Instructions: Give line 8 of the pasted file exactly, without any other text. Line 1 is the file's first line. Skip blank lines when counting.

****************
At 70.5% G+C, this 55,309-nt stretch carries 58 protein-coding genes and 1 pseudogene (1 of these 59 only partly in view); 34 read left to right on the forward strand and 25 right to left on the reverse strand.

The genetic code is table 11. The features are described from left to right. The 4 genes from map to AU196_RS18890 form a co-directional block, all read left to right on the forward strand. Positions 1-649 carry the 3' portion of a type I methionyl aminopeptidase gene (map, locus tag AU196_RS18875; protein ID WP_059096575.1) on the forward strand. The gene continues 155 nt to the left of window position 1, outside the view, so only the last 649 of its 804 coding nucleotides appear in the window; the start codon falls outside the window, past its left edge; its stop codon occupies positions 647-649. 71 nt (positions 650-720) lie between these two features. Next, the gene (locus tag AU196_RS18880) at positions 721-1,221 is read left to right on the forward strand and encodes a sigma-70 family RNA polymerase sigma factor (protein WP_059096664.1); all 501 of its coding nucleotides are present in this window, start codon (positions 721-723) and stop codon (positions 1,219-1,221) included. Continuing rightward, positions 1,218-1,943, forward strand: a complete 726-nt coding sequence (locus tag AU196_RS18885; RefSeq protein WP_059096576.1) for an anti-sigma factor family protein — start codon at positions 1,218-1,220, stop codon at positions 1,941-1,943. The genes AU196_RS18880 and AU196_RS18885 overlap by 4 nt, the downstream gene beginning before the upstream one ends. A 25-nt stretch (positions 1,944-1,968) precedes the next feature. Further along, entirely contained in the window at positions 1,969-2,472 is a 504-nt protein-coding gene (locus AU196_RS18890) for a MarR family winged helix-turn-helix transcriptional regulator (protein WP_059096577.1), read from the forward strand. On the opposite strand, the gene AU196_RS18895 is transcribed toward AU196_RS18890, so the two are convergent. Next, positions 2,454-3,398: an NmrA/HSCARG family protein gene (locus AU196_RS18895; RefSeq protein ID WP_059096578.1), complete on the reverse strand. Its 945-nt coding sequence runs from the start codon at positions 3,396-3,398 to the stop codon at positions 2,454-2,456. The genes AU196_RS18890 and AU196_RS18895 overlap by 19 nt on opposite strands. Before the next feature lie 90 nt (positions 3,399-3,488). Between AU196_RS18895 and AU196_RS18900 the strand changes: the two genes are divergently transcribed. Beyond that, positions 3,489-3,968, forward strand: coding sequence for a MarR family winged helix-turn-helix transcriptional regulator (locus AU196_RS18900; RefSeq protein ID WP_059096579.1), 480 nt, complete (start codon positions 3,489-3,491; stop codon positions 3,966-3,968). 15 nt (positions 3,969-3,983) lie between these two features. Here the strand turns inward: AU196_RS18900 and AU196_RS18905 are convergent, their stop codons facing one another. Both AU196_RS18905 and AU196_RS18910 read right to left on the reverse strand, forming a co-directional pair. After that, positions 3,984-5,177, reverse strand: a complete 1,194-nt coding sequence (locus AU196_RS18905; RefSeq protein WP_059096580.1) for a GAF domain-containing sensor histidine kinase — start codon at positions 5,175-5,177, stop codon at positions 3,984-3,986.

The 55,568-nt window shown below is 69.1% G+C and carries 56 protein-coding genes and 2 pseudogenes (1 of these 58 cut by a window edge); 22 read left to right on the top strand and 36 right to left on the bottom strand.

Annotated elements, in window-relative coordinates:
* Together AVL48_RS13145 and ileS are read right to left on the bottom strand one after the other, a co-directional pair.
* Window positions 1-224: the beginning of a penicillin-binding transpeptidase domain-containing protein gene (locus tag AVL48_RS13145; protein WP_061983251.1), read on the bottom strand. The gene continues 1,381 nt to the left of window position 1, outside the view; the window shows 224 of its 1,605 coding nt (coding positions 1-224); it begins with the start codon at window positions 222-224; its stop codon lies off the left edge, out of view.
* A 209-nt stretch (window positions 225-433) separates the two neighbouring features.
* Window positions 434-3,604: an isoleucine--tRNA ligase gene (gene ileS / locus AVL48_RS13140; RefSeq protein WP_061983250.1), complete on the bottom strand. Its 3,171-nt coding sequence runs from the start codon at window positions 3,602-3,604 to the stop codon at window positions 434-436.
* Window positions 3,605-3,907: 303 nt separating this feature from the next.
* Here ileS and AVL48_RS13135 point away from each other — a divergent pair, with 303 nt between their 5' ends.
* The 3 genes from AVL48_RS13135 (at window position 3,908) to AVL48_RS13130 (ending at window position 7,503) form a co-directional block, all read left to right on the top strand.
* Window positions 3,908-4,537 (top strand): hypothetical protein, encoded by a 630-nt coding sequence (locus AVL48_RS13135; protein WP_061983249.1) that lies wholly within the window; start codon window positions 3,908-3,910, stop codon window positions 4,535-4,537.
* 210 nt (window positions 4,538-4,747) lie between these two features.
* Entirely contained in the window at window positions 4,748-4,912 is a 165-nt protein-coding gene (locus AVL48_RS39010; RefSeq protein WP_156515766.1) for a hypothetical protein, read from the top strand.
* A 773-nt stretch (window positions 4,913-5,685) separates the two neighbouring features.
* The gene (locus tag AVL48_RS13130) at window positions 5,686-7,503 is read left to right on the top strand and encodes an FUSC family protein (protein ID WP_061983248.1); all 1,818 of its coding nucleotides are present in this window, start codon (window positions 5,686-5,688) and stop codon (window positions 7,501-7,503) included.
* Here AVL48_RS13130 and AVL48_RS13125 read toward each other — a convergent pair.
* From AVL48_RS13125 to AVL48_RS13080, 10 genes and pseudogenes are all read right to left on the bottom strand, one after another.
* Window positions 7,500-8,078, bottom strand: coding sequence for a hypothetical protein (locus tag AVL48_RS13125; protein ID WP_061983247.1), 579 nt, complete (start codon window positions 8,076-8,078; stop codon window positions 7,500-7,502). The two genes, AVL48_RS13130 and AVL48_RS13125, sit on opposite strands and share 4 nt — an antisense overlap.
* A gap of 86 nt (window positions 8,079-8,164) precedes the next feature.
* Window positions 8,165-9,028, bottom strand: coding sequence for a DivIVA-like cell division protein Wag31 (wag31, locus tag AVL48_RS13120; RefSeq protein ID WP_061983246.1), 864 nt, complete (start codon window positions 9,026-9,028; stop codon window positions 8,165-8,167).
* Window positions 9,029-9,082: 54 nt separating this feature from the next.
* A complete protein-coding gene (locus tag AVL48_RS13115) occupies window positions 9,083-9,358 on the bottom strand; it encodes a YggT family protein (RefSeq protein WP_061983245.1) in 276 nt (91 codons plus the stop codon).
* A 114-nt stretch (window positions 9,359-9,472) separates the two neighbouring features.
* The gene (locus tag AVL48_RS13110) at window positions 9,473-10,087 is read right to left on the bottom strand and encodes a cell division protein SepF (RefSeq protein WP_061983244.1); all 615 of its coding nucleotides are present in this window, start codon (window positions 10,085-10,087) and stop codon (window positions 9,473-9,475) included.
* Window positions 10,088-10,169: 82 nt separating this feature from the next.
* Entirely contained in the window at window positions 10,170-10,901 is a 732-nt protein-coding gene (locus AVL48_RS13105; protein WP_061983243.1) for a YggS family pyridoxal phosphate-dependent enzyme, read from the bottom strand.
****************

* Window positions 434-3,604: an isoleucine--tRNA ligase gene (gene ileS / locus AVL48_RS13140; RefSeq protein WP_061983250.1), complete on the bottom strand. Its 3,171-nt coding sequence runs from the start codon at window positions 3,602-3,604 to the stop codon at window positions 434-436.